The Legans have opened their farm to visitors by hosting field days, tours and workshops, including the Putnam County Conservation Expo. Both Mark and Phyllis take on active leadership roles in their community, at the state level and in national organizations.

Phyllis takes agriculture’s message to local students through Indiana Farm Bureau’s Agriculture in the Classroom program. “I talk with students, ranging from preschool through high school, about agriculture,” she says. “The speeches I give usually have a natural resources bent, telling how we use manure nutrients to better the land. People mostly think of manure as a waste, but to us, it is a valuable product.”

Phyllis also works with Operation Main Street, a program from the National Pork Board. “I talk to a lot of classes about nutrition, and make presentations to some agriculture science classes,” she says. “I speak mostly on the nutrition of pork products, but this also gives me the opportunity to showcase our farm and tell how we take care of our nutrient management.”

In addition, she has chaired the Putnam County Soil and Water Conservation District Board. “It was a big learning curve for me when I first started,” Phyllis admits. “But I learned so much, and was able to understand how we can influence our natural resources and take better care of them. It has always been really important to me to be a part of making things better.”

Mark also has served agriculture in a number of ways. For 12 years, he represented agriculture on the Indiana Department of Environmental Management’s water pollution control board. “That experience convinced me that, as farmers, we need to get serious about our nitrogen utilization, from an environmental standpoint,” he says. “Of course, it’s also important from an economic standpoint, since we write checks to purchase the nitrogen to grow corn.”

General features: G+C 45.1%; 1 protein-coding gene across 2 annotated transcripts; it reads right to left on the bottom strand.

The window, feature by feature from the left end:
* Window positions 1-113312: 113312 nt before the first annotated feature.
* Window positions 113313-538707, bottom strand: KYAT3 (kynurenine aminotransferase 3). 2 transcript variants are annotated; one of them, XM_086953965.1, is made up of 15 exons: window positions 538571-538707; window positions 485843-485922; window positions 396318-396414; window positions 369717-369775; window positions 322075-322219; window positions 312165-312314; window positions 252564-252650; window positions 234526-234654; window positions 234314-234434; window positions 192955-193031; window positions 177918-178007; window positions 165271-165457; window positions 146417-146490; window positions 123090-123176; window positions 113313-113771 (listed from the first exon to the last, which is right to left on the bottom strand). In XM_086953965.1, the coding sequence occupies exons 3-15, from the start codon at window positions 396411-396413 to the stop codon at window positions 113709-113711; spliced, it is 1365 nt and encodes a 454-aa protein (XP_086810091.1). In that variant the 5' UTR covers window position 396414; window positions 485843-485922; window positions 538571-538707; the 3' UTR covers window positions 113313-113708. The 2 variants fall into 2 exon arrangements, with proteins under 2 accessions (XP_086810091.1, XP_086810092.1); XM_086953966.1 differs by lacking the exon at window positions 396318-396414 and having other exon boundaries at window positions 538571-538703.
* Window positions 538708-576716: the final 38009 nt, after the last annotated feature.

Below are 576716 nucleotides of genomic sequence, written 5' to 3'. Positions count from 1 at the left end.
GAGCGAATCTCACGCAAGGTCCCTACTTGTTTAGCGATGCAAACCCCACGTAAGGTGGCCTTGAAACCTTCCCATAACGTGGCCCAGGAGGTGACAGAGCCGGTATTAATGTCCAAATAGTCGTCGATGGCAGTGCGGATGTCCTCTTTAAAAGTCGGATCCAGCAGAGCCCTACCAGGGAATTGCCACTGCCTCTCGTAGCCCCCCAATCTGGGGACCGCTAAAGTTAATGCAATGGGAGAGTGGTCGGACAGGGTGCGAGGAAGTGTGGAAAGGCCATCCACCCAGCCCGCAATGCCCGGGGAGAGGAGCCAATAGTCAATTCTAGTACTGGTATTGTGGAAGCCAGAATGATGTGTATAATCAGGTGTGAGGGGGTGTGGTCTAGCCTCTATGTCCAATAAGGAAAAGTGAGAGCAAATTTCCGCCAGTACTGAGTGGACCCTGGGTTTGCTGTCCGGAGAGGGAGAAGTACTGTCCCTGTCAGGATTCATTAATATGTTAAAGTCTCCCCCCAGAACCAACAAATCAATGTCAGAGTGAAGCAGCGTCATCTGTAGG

The Legans have been working to fine-tune their own nitrogen applications, experimenting with nitrogen stabilizers and using pre-sidedress and end-of-season stalk testing to help establish their N rates.

“Managing nitrogen is difficult, since weather plays such a key role,” Mark points out. “But we have to continue to learn. Conservation is not only important to the future of our farm, but also to the future of our food supply—and not only here in the United States, but on a worldwide basis.

“When we look at the amount of food that we need to grow in the next 50 years to satisfy population growth, we must have sustainable systems,” he continues. “That means not only keeping topsoil in place, but also soil health. We need to be improving the assets that we have on top of the ground as well as underneath the ground.”